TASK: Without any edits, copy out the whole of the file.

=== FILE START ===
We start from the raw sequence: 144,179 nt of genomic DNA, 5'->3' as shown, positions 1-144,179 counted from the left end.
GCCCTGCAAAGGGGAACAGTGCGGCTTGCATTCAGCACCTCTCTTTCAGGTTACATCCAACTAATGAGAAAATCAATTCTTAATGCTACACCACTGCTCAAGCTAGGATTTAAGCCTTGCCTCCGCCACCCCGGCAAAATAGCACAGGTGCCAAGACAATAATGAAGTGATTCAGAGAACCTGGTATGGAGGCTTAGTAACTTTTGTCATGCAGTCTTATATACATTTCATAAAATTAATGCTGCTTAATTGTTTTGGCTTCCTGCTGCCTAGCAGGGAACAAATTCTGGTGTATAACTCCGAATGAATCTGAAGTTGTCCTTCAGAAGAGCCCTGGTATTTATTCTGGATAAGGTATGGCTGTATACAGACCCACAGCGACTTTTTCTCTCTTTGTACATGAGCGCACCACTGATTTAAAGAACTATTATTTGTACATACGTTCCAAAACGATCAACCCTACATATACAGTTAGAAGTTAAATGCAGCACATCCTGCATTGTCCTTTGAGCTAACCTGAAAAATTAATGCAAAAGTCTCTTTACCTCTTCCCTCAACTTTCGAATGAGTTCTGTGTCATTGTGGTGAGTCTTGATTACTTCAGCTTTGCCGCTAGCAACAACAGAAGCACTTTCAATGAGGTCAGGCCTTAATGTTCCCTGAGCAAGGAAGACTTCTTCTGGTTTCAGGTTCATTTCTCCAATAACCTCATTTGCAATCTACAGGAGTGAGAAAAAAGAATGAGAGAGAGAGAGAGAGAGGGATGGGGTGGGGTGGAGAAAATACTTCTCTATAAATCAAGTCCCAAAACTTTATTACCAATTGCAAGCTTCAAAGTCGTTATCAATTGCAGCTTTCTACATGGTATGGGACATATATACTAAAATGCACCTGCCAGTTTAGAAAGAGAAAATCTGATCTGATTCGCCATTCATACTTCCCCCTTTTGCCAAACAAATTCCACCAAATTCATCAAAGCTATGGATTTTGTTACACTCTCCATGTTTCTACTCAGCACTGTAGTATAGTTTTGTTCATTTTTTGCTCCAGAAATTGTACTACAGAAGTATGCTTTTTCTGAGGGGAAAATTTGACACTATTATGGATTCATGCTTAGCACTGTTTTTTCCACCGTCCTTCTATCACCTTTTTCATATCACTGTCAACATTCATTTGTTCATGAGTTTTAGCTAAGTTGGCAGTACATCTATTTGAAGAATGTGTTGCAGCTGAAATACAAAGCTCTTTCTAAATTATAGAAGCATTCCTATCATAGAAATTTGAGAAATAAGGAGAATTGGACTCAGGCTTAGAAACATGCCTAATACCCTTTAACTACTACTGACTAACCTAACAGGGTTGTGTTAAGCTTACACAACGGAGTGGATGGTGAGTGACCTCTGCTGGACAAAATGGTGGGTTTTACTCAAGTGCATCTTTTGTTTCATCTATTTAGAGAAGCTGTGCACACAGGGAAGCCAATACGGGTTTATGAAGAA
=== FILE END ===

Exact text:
We start from the raw sequence: 144,179 nt of genomic DNA, 5'->3' as shown, positions 1-144,179 counted from the left end.
GCCCTGCAAAGGGGAACAGTGCGGCTTGCATTCAGCACCTCTCTTTCAGGTTACATCCAACTAATGAGAAAATCAATTCTTAATGCTACACCACTGCTCAAGCTAGGATTTAAGCCTTGCCTCCGCCACCCCGGCAAAATAGCACAGGTGCCAAGACAATAATGAAGTGATTCAGAGAACCTGGTATGGAGGCTTAGTAACTTTTGTCATGCAGTCTTATATACATTTCATAAAATTAATGCTGCTTAATTGTTTTGGCTTCCTGCTGCCTAGCAGGGAACAAATTCTGGTGTATAACTCCGAATGAATCTGAAGTTGTCCTTCAGAAGAGCCCTGGTATTTATTCTGGATAAGGTATGGCTGTATACAGACCCACAGCGACTTTTTCTCTCTTTGTACATGAGCGCACCACTGATTTAAAGAACTATTATTTGTACATACGTTCCAAAACGATCAACCCTACATATACAGTTAGAAGTTAAATGCAGCACATCCTGCATTGTCCTTTGAGCTAACCTGAAAAATTAATGCAAAAGTCTCTTTACCTCTTCCCTCAACTTTCGAATGAGTTCTGTGTCATTGTGGTGAGTCTTGATTACTTCAGCTTTGCCGCTAGCAACAACAGAAGCACTTTCAATGAGGTCAGGCCTTAATGTTCCCTGAGCAAGGAAGACTTCTTCTGGTTTCAGGTTCATTTCTCCAATAACCTCATTTGCAATCTACAGGAGTGAGAAAAAAGAATGAGAGAGAGAGAGAGAGAGGGATGGGGTGGGGTGGAGAAAATACTTCTCTATAAATCAAGTCCCAAAACTTTATTACCAATTGCAAGCTTCAAAGTCGTTATCAATTGCAGCTTTCTACATGGTATGGGACATATATACTAAAATGCACCTGCCAGTTTAGAAAGAGAAAATCTGATCTGATTCGCCATTCATACTTCCCCCTTTTGCCAAACAAATTCCACCAAATTCATCAAAGCTATGGATTTTGTTACACTCTCCATGTTTCTACTCAGCACTGTAGTATAGTTTTGTTCATTTTTTGCTCCAGAAATTGTACTACAGAAGTATGCTTTTTCTGAGGGGAAAATTTGACACTATTATGGATTCATGCTTAGCACTGTTTTTTCCACCGTCCTTCTATCACCTTTTTCATATCACTGTCAACATTCATTTGTTCATGAGTTTTAGCTAAGTTGGCAGTACATCTATTTGAAGAATGTGTTGCAGCTGAAATACAAAGCTCTTTCTAAATTATAGAAGCATTCCTATCATAGAAATTTGAGAAATAAGGAGAATTGGACTCAGGCTTAGAAACATGCCTAATACCCTTTAACTACTACTGACTAACCTAACAGGGTTGTGTTAAGCTTACACAACGGAGTGGATGGTGAGTGACCTCTGCTGGACAAAATGGTGGGTTTTACTCAAGTGCATCTTTTGTTTCATCTATTTAGAGAAGCTGTGCACACAGGGAAGCCAATACGGGTTTATGAAGAA